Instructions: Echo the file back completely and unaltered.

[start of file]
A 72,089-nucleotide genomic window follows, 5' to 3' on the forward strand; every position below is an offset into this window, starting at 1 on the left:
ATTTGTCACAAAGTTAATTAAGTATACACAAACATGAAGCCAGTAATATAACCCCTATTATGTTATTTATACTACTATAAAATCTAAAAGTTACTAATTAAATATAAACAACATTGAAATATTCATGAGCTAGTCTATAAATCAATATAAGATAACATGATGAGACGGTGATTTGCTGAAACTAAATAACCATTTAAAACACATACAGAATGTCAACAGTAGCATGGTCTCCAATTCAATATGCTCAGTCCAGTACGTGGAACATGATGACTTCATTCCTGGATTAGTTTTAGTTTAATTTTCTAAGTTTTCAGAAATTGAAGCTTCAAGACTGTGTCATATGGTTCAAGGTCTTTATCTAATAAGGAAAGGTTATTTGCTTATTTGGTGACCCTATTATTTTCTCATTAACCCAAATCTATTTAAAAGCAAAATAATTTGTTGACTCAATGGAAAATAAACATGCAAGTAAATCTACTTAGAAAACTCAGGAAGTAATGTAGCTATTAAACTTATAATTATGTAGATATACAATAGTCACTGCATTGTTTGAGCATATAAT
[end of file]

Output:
A 72,089-nucleotide genomic window follows, 5' to 3' on the forward strand; every position below is an offset into this window, starting at 1 on the left:
ATTTGTCACAAAGTTAATTAAGTATACACAAACATGAAGCCAGTAATATAACCCCTATTATGTTATTTATACTACTATAAAATCTAAAAGTTACTAATTAAATATAAACAACATTGAAATATTCATGAGCTAGTCTATAAATCAATATAAGATAACATGATGAGACGGTGATTTGCTGAAACTAAATAACCATTTAAAACACATACAGAATGTCAACAGTAGCATGGTCTCCAATTCAATATGCTCAGTCCAGTACGTGGAACATGATGACTTCATTCCTGGATTAGTTTTAGTTTAATTTTCTAAGTTTTCAGAAATTGAAGCTTCAAGACTGTGTCATATGGTTCAAGGTCTTTATCTAATAAGGAAAGGTTATTTGCTTATTTGGTGACCCTATTATTTTCTCATTAACCCAAATCTATTTAAAAGCAAAATAATTTGTTGACTCAATGGAAAATAAACATGCAAGTAAATCTACTTAGAAAACTCAGGAAGTAATGTAGCTATTAAACTTATAATTATGTAGATATACAATAGTCACTGCATTGTTTGAGCATATAAT